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The Nose

Balanced, Sustainable

www.joeff.com
Ehrlich

Posted 1/25/2006

If there’s one thing Gov. Robert Ehrlich cannot stand, it’s made-up quotes. Last year he accused Sun columnist Michael Olesker of printing “false quotes, made-up quotes” and committing other journalistic transgressions. He forbade state employees from talking to Olesker or Sun state political editor David Nitkin, whose reporting Ehrlich found offensive. The ban continues, though Olesker resigned under pressure recently after City Paper raised questions about similar phrases that appeared in Olesker’s columns and other reporters’ news stories (Media Circus, Jan. 18).

But Ehrlich’s intolerance for “made-up quotes” does not, apparently, extend to those his staff puts in his mouth.

Consider the press release accompanying the governor’s budget submission for the 2006-07 fiscal year.

“Since taking office, we have turned $4 billion in inherited deficits into a $1.2 billion surplus through prudent fiscal management,” Ehrlich said, according to the press release.

But the governor did not say those words—at least not at the Jan. 17 press conference unveiling the budget.

What the governor said was, “this is a fiscally responsible budget reflecting the fiscal responsibility we have brought to Annapolis.”

This year’s bogus gubernatorial quote was different from the ones proffered during the previous two years, but the press release begins with a familiar ring as well:

“ANNAPOLIS - Governor Robert L. Ehrlich, Jr., today submitted a balanced, sustainable FY 2007 operating budget. For the fourth consecutive fiscal year, Governor Ehrlich balances the State budget without raising sales or income taxes, while making record investments in education and health care.”

Compare that “balanced, sustainable” prose to the release from Jan 19, 2005:

“ANNAPOLIS - Governor Robert L. Ehrlich, Jr. today introduced a balanced, sustainable $25.9 billion operating budget that includes a record $432 million increase in K-12 education funding. . . . ‘This sensible, balanced budget allows us to meet core government obligations during challenging fiscal times,’ said Governor Ehrlich. ‘My budget makes substantial investments in K-12 education, school construction and assistance to the disabled, while increasing the State’s Rainy Day Fund. Having resolved $4 billion in deficits since assuming office, I am proud to say this budget includes no sales or income tax increases on working Marylanders.’”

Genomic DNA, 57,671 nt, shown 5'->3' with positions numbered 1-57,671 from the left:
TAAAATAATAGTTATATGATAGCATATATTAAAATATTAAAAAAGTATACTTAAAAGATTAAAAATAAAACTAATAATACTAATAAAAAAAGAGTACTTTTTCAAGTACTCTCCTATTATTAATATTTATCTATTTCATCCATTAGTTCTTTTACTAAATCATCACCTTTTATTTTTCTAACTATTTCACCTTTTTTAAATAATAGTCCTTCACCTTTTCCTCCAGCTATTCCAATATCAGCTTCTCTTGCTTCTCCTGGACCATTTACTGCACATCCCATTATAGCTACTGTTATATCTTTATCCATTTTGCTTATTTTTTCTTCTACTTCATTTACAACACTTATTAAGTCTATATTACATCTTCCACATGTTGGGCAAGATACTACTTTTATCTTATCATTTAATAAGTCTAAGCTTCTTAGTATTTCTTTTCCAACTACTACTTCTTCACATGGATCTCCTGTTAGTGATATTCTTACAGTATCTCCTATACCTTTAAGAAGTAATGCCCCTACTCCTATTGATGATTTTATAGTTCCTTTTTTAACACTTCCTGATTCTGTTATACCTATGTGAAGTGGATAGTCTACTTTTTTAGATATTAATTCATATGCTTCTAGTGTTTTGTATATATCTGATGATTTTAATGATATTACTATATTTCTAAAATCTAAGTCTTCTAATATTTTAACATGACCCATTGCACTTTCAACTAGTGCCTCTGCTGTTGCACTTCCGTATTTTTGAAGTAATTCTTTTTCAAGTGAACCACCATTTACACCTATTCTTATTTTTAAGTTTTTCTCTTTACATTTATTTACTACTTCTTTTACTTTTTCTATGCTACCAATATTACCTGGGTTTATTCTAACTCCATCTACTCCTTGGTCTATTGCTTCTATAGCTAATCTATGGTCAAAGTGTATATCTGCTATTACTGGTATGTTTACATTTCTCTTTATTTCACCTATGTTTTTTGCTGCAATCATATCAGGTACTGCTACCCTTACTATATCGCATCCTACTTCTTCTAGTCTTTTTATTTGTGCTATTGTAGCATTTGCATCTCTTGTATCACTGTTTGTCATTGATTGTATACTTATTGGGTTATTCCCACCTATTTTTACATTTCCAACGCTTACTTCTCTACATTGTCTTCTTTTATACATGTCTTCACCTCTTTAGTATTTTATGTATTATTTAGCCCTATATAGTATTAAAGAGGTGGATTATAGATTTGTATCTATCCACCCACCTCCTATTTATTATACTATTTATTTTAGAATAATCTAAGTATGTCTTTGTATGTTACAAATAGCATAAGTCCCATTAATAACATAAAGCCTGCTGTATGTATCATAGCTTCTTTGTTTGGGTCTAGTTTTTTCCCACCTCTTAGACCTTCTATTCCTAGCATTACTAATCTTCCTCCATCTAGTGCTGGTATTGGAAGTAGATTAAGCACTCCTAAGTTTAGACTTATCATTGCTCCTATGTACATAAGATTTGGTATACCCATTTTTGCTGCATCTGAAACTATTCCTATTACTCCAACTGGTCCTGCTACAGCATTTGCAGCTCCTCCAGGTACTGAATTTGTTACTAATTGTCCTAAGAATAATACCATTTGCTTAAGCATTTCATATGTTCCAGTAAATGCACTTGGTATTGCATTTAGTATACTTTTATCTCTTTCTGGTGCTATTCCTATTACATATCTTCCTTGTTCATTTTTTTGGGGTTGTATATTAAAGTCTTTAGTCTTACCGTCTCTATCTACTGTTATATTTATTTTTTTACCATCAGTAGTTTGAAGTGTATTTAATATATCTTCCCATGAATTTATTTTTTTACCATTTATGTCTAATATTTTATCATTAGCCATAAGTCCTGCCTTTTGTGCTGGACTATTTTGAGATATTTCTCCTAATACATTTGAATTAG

Then there was the release dated Jan. 21, 2004:

“ANNAPOLIS - Governor Robert L. Ehrlich, Jr., today submitted a balanced, sustainable Fiscal Year 2005 operating budget that includes a record $326 million increase in K-12 public education funding. . . . ‘This sensible, balanced budget allows us to meet core government obligations during challenging fiscal times,’ said Governor Ehrlich. ‘This budget makes substantial investments in my personal priorities, including K-12 public education. . . . ’”

In his 2006 press conference, Ehrlich referred repeatedly to the $4 billion deficit he said he inherited from former governor Parris Glendening. “The first few meetings of our budget group were some of the most painful moments of my public life,” Ehrlich confided to the 50 or so reporters gathered in his second-floor reception room. “In fact, it was dire.”

Yet that “$4 billion” in deficits that Ehrlich discovered in late 2002 made no appearance in the Jan. 17, 2003, press release unveiling his first budget.

The deficit back then was said to be $1.8 billion:

“ANNAPOLIS - Governor Robert L. Ehrlich, Jr. today submitted a balanced, sustainable FY 2004 budget plan to the Maryland General Assembly. The Governor’s budget includes sensible solutions to the state’s combined FY 2003 and FY 2004 $1.8 billion budget deficit, while funding the core programs that serve Maryland’s less fortunate citizens and increasing net state aid to local jurisdictions.”

Ehrlich spokesman Henry Fawell explains the apparent discrepancy this way: “The $4 billion, that’s a plural. In other words, that’s the combined number of annual deficits.”

The Nose feels compelled to point out, though, that in 2004 and ’05 the governor was not “inheriting” any budgets from the previous administration; all budgets after 2002 were put together by Ehrlich’s own administration.

Oh well, $2 billion, $4 billion; what’s the difference? The important thing for us to remember is that the governor’s proposed budgets—every one of them, including this year’s $29 billion-plus blockbuster—are “balanced, sustainable” budgets.

And you can quote him on that.

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